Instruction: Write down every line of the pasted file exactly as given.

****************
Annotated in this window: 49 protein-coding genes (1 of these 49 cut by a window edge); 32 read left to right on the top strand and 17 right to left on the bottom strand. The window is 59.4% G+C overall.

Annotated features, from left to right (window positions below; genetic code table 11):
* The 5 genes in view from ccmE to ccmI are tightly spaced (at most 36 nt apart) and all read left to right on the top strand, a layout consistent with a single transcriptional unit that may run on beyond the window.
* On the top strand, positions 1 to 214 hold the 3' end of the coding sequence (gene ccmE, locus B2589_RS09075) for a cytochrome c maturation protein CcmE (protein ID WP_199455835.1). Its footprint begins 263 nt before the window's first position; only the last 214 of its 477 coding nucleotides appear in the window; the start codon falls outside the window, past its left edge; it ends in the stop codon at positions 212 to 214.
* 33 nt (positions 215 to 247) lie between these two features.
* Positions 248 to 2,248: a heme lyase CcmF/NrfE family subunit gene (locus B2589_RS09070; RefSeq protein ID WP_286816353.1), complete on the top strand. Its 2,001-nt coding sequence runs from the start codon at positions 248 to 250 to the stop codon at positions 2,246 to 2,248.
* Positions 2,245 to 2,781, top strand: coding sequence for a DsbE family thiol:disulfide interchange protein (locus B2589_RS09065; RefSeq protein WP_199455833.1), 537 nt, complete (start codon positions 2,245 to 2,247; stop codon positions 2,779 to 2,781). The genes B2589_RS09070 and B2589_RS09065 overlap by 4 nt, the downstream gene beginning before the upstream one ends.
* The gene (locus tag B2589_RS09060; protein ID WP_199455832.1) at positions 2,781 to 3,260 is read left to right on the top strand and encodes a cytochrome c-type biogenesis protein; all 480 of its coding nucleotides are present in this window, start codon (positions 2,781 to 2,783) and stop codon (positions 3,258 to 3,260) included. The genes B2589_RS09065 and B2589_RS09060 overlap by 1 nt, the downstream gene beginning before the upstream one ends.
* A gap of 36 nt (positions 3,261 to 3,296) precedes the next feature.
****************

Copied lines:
Annotated in this window: 49 protein-coding genes (1 of these 49 cut by a window edge); 32 read left to right on the top strand and 17 right to left on the bottom strand. The window is 59.4% G+C overall.

Annotated features, from left to right (window positions below; genetic code table 11):
* The 5 genes in view from ccmE to ccmI are tightly spaced (at most 36 nt apart) and all read left to right on the top strand, a layout consistent with a single transcriptional unit that may run on beyond the window.
* On the top strand, positions 1 to 214 hold the 3' end of the coding sequence (gene ccmE, locus B2589_RS09075) for a cytochrome c maturation protein CcmE (protein ID WP_199455835.1). Its footprint begins 263 nt before the window's first position; only the last 214 of its 477 coding nucleotides appear in the window; the start codon falls outside the window, past its left edge; it ends in the stop codon at positions 212 to 214.
* 33 nt (positions 215 to 247) lie between these two features.
* Positions 248 to 2,248: a heme lyase CcmF/NrfE family subunit gene (locus B2589_RS09070; RefSeq protein ID WP_286816353.1), complete on the top strand. Its 2,001-nt coding sequence runs from the start codon at positions 248 to 250 to the stop codon at positions 2,246 to 2,248.
* Positions 2,245 to 2,781, top strand: coding sequence for a DsbE family thiol:disulfide interchange protein (locus B2589_RS09065; RefSeq protein WP_199455833.1), 537 nt, complete (start codon positions 2,245 to 2,247; stop codon positions 2,779 to 2,781). The genes B2589_RS09070 and B2589_RS09065 overlap by 4 nt, the downstream gene beginning before the upstream one ends.
* The gene (locus tag B2589_RS09060; protein ID WP_199455832.1) at positions 2,781 to 3,260 is read left to right on the top strand and encodes a cytochrome c-type biogenesis protein; all 480 of its coding nucleotides are present in this window, start codon (positions 2,781 to 2,783) and stop codon (positions 3,258 to 3,260) included. The genes B2589_RS09065 and B2589_RS09060 overlap by 1 nt, the downstream gene beginning before the upstream one ends.
* A gap of 36 nt (positions 3,261 to 3,296) precedes the next feature.